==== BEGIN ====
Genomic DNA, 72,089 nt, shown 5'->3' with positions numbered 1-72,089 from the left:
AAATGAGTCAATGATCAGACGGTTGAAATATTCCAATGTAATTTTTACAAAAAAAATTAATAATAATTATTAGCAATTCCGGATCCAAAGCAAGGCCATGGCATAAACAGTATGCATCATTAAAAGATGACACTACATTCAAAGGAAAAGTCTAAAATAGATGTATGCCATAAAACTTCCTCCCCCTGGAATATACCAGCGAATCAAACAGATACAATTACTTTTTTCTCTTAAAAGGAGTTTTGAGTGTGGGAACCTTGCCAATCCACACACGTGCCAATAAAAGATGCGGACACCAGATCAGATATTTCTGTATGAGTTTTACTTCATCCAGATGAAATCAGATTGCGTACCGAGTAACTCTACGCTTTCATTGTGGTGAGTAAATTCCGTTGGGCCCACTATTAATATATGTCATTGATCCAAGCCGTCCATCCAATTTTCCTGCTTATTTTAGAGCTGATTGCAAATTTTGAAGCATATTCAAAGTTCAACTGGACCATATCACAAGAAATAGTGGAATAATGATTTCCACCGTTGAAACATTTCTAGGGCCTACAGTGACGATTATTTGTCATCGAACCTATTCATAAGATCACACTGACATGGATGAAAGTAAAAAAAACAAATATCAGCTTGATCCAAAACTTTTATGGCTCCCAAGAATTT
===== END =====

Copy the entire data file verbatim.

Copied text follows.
Genomic DNA, 72,089 nt, shown 5'->3' with positions numbered 1-72,089 from the left:
AAATGAGTCAATGATCAGACGGTTGAAATATTCCAATGTAATTTTTACAAAAAAAATTAATAATAATTATTAGCAATTCCGGATCCAAAGCAAGGCCATGGCATAAACAGTATGCATCATTAAAAGATGACACTACATTCAAAGGAAAAGTCTAAAATAGATGTATGCCATAAAACTTCCTCCCCCTGGAATATACCAGCGAATCAAACAGATACAATTACTTTTTTCTCTTAAAAGGAGTTTTGAGTGTGGGAACCTTGCCAATCCACACACGTGCCAATAAAAGATGCGGACACCAGATCAGATATTTCTGTATGAGTTTTACTTCATCCAGATGAAATCAGATTGCGTACCGAGTAACTCTACGCTTTCATTGTGGTGAGTAAATTCCGTTGGGCCCACTATTAATATATGTCATTGATCCAAGCCGTCCATCCAATTTTCCTGCTTATTTTAGAGCTGATTGCAAATTTTGAAGCATATTCAAAGTTCAACTGGACCATATCACAAGAAATAGTGGAATAATGATTTCCACCGTTGAAACATTTCTAGGGCCTACAGTGACGATTATTTGTCATCGAACCTATTCATAAGATCACACTGACATGGATGAAAGTAAAAAAAACAAATATCAGCTTGATCCAAAACTTTTATGGCTCCCAAGAATTT